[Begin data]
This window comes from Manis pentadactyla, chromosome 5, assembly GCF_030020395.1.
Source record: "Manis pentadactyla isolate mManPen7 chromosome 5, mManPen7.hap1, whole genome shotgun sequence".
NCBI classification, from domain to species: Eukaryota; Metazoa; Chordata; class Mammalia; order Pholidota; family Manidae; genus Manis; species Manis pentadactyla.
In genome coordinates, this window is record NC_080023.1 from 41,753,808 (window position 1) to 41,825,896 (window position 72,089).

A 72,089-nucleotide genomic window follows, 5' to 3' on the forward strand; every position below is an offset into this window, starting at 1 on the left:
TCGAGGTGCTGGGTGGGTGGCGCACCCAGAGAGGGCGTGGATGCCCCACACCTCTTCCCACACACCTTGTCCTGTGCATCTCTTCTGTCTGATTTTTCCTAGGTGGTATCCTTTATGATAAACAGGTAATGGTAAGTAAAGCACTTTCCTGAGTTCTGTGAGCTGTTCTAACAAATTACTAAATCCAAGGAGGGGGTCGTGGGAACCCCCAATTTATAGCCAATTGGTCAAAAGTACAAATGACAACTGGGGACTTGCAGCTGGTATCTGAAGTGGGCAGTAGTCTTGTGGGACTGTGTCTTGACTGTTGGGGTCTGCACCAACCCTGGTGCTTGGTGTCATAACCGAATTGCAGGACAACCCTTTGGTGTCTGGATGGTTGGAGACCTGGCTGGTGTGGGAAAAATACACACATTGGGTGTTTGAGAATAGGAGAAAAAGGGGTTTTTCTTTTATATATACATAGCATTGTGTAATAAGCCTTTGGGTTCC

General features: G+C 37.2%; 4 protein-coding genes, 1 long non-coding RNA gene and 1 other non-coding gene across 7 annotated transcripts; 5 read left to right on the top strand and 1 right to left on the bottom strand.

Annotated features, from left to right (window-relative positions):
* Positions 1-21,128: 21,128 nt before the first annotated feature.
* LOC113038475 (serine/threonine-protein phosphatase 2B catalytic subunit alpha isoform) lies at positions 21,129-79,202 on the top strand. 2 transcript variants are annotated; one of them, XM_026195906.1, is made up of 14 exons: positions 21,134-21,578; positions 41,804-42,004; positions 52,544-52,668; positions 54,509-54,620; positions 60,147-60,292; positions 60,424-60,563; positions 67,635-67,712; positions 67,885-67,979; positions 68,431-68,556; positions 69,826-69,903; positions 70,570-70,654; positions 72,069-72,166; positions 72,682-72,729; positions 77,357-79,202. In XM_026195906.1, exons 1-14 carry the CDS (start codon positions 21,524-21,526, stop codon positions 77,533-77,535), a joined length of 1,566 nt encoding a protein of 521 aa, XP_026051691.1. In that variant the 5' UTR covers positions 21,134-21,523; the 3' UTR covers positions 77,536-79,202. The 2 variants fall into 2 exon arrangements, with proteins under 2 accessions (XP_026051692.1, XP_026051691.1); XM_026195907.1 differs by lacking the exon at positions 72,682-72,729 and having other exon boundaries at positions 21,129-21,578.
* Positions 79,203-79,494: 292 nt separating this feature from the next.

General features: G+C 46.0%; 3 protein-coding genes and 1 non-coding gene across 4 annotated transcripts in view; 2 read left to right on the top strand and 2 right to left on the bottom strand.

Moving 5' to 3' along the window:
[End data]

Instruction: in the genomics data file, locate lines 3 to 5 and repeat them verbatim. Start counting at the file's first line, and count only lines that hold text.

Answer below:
NCBI classification, from domain to species: Eukaryota; Metazoa; Chordata; class Mammalia; order Pholidota; family Manidae; genus Manis; species Manis pentadactyla.
In genome coordinates, this window is record NC_080023.1 from 41,753,808 (window position 1) to 41,825,896 (window position 72,089).

A 72,089-nucleotide genomic window follows, 5' to 3' on the forward strand; every position below is an offset into this window, starting at 1 on the left: